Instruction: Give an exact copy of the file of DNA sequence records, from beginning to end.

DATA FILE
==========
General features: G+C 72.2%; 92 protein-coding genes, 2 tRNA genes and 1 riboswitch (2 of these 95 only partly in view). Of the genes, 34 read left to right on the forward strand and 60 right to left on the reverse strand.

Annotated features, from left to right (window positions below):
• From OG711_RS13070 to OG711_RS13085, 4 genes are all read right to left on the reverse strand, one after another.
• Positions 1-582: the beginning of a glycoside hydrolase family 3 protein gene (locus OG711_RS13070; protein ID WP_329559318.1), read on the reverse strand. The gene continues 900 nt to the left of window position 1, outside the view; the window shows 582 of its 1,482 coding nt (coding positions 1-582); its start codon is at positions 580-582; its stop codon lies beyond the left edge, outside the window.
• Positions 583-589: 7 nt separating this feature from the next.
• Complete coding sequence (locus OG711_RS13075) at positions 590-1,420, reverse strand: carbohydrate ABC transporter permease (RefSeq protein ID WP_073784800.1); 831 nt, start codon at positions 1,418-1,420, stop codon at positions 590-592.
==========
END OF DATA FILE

General features: G+C 72.2%; 92 protein-coding genes, 2 tRNA genes and 1 riboswitch (2 of these 95 only partly in view). Of the genes, 34 read left to right on the forward strand and 60 right to left on the reverse strand.

Annotated features, from left to right (window positions below):
• From OG711_RS13070 to OG711_RS13085, 4 genes are all read right to left on the reverse strand, one after another.
• Positions 1-582: the beginning of a glycoside hydrolase family 3 protein gene (locus OG711_RS13070; protein ID WP_329559318.1), read on the reverse strand. The gene continues 900 nt to the left of window position 1, outside the view; the window shows 582 of its 1,482 coding nt (coding positions 1-582); its start codon is at positions 580-582; its stop codon lies beyond the left edge, outside the window.
• Positions 583-589: 7 nt separating this feature from the next.
• Complete coding sequence (locus OG711_RS13075) at positions 590-1,420, reverse strand: carbohydrate ABC transporter permease (RefSeq protein ID WP_073784800.1); 831 nt, start codon at positions 1,418-1,420, stop codon at positions 590-592.